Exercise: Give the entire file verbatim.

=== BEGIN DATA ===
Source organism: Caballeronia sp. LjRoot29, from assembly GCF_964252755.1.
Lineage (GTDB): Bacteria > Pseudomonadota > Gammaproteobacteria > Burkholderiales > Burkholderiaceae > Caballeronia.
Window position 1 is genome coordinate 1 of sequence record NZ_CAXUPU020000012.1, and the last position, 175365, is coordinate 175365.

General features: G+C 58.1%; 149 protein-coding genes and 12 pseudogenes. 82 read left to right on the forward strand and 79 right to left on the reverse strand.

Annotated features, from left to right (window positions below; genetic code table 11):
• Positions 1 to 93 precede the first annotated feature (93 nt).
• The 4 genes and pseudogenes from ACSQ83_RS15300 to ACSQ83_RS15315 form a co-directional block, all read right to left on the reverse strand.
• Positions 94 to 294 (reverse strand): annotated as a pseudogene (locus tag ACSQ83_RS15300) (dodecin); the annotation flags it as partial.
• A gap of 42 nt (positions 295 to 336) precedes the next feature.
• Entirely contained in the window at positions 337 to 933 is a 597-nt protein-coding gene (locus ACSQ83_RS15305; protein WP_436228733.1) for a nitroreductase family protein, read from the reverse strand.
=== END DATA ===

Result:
Source organism: Caballeronia sp. LjRoot29, from assembly GCF_964252755.1.
Lineage (GTDB): Bacteria > Pseudomonadota > Gammaproteobacteria > Burkholderiales > Burkholderiaceae > Caballeronia.
Window position 1 is genome coordinate 1 of sequence record NZ_CAXUPU020000012.1, and the last position, 175365, is coordinate 175365.

General features: G+C 58.1%; 149 protein-coding genes and 12 pseudogenes. 82 read left to right on the forward strand and 79 right to left on the reverse strand.

Annotated features, from left to right (window positions below; genetic code table 11):
• Positions 1 to 93 precede the first annotated feature (93 nt).
• The 4 genes and pseudogenes from ACSQ83_RS15300 to ACSQ83_RS15315 form a co-directional block, all read right to left on the reverse strand.
• Positions 94 to 294 (reverse strand): annotated as a pseudogene (locus tag ACSQ83_RS15300) (dodecin); the annotation flags it as partial.
• A gap of 42 nt (positions 295 to 336) precedes the next feature.
• Entirely contained in the window at positions 337 to 933 is a 597-nt protein-coding gene (locus ACSQ83_RS15305; protein WP_436228733.1) for a nitroreductase family protein, read from the reverse strand.